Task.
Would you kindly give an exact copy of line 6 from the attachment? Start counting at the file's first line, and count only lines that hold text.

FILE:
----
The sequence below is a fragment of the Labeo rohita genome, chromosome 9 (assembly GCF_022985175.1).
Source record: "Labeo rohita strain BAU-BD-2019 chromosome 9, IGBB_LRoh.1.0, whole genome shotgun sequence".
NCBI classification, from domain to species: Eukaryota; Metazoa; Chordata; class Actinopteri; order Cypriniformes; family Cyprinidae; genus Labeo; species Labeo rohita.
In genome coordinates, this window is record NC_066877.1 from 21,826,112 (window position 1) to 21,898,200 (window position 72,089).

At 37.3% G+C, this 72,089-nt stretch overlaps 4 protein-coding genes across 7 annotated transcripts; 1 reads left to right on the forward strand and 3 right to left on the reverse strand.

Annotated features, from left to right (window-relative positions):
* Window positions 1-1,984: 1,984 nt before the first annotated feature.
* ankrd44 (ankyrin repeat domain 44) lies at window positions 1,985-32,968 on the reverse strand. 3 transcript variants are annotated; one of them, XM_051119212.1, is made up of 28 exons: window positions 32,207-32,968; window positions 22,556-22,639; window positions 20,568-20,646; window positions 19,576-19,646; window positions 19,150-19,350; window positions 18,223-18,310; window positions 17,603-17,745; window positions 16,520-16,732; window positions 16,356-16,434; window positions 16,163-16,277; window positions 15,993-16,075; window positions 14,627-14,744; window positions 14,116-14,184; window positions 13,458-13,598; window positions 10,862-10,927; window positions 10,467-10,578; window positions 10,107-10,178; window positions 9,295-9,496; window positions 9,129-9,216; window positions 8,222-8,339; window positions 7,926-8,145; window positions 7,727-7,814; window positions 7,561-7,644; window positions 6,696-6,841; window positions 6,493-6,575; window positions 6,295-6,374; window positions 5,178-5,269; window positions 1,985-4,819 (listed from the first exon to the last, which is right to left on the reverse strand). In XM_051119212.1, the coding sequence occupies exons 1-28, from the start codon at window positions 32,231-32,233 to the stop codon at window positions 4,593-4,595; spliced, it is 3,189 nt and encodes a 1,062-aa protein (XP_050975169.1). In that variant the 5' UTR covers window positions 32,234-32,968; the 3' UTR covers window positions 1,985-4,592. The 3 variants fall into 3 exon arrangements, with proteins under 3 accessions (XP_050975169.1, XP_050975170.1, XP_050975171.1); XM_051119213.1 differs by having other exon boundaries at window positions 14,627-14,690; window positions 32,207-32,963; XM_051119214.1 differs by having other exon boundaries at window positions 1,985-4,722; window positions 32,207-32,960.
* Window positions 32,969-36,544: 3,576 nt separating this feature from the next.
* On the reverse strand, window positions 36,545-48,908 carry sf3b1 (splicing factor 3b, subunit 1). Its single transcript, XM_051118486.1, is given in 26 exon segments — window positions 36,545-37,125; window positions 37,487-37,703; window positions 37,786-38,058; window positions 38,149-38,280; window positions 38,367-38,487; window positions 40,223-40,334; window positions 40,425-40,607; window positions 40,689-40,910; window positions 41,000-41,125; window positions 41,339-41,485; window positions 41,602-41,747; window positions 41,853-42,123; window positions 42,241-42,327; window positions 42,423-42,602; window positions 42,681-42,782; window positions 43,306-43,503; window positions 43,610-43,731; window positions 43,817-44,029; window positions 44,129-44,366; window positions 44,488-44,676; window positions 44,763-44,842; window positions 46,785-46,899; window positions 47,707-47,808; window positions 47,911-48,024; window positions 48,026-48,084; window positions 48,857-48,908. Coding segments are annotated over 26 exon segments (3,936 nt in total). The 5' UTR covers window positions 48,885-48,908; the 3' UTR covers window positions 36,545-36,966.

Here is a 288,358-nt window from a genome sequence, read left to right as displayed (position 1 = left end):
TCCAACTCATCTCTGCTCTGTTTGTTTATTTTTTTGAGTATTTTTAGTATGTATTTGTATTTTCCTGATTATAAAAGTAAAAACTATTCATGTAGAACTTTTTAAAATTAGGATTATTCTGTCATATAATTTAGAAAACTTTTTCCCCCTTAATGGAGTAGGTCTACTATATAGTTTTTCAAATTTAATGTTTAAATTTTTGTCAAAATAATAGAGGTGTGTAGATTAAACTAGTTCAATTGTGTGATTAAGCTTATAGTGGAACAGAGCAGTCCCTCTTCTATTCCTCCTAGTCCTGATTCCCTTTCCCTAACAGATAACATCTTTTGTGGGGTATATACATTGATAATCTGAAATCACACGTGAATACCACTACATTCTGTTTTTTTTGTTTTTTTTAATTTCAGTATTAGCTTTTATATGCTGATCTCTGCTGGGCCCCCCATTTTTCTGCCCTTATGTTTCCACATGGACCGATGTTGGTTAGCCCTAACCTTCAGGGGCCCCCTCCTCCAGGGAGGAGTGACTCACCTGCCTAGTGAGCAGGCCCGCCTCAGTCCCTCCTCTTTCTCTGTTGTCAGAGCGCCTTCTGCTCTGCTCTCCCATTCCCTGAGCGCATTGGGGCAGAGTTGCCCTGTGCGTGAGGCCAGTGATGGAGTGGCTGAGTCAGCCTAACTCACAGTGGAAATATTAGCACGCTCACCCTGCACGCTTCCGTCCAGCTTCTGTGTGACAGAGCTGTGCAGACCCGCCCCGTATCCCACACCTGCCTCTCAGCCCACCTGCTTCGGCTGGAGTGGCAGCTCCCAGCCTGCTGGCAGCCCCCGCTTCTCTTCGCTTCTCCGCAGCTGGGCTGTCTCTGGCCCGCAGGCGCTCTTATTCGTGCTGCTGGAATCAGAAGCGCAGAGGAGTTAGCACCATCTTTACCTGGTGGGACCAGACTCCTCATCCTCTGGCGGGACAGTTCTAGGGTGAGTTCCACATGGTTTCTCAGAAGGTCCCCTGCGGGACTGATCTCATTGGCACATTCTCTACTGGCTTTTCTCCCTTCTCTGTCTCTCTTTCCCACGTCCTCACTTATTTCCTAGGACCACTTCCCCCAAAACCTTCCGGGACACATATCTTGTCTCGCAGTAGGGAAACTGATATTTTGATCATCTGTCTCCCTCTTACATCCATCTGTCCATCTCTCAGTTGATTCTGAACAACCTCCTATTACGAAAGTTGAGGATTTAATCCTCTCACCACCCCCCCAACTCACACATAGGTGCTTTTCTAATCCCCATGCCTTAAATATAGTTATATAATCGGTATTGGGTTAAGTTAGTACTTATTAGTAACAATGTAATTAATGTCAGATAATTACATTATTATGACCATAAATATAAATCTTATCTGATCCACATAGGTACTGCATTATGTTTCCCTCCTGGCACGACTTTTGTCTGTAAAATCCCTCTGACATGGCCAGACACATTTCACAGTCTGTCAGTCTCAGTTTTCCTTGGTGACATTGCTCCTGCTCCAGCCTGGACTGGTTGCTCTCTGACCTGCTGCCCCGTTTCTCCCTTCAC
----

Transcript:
Annotated features, from left to right (window-relative positions):